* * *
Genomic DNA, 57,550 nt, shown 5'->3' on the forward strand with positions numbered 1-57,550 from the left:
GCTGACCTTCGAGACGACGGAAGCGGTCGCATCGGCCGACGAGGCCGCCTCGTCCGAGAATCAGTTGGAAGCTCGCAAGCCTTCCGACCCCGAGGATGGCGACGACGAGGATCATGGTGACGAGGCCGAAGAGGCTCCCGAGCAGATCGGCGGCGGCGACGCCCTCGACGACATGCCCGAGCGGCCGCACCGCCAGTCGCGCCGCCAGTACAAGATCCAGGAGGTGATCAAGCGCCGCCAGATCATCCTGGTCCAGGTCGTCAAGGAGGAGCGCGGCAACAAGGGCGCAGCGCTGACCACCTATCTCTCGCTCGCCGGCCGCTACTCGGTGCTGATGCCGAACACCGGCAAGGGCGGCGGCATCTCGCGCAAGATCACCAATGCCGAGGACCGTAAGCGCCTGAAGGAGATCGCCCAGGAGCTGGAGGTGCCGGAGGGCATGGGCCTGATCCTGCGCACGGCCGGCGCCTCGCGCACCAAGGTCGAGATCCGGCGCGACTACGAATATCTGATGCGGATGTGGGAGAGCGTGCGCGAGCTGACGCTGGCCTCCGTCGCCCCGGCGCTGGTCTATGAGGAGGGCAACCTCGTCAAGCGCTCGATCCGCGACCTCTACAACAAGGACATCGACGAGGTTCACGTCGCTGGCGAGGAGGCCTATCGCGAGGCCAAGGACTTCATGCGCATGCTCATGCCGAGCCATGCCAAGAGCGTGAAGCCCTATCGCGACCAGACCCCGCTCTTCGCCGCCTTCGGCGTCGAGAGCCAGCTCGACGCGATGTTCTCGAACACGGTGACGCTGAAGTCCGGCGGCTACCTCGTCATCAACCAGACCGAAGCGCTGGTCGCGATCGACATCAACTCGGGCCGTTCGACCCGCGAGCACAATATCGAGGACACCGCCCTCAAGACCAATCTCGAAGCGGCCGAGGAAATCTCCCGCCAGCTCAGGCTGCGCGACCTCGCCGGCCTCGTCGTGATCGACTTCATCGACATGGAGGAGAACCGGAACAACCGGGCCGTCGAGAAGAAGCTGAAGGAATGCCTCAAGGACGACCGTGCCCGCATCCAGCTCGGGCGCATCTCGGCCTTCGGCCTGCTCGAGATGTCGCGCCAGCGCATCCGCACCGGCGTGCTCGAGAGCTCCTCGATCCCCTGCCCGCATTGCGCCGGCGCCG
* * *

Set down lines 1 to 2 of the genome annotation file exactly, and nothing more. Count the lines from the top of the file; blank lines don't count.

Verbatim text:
Genomic DNA, 57,550 nt, shown 5'->3' on the forward strand with positions numbered 1-57,550 from the left:
GCTGACCTTCGAGACGACGGAAGCGGTCGCATCGGCCGACGAGGCCGCCTCGTCCGAGAATCAGTTGGAAGCTCGCAAGCCTTCCGACCCCGAGGATGGCGACGACGAGGATCATGGTGACGAGGCCGAAGAGGCTCCCGAGCAGATCGGCGGCGGCGACGCCCTCGACGACATGCCCGAGCGGCCGCACCGCCAGTCGCGCCGCCAGTACAAGATCCAGGAGGTGATCAAGCGCCGCCAGATCATCCTGGTCCAGGTCGTCAAGGAGGAGCGCGGCAACAAGGGCGCAGCGCTGACCACCTATCTCTCGCTCGCCGGCCGCTACTCGGTGCTGATGCCGAACACCGGCAAGGGCGGCGGCATCTCGCGCAAGATCACCAATGCCGAGGACCGTAAGCGCCTGAAGGAGATCGCCCAGGAGCTGGAGGTGCCGGAGGGCATGGGCCTGATCCTGCGCACGGCCGGCGCCTCGCGCACCAAGGTCGAGATCCGGCGCGACTACGAATATCTGATGCGGATGTGGGAGAGCGTGCGCGAGCTGACGCTGGCCTCCGTCGCCCCGGCGCTGGTCTATGAGGAGGGCAACCTCGTCAAGCGCTCGATCCGCGACCTCTACAACAAGGACATCGACGAGGTTCACGTCGCTGGCGAGGAGGCCTATCGCGAGGCCAAGGACTTCATGCGCATGCTCATGCCGAGCCATGCCAAGAGCGTGAAGCCCTATCGCGACCAGACCCCGCTCTTCGCCGCCTTCGGCGTCGAGAGCCAGCTCGACGCGATGTTCTCGAACACGGTGACGCTGAAGTCCGGCGGCTACCTCGTCATCAACCAGACCGAAGCGCTGGTCGCGATCGACATCAACTCGGGCCGTTCGACCCGCGAGCACAATATCGAGGACACCGCCCTCAAGACCAATCTCGAAGCGGCCGAGGAAATCTCCCGCCAGCTCAGGCTGCGCGACCTCGCCGGCCTCGTCGTGATCGACTTCATCGACATGGAGGAGAACCGGAACAACCGGGCCGTCGAGAAGAAGCTGAAGGAATGCCTCAAGGACGACCGTGCCCGCATCCAGCTCGGGCGCATCTCGGCCTTCGGCCTGCTCGAGATGTCGCGCCAGCGCATCCGCACCGGCGTGCTCGAGAGCTCCTCGATCCCCTGCCCGCATTGCGCCGGCGCCG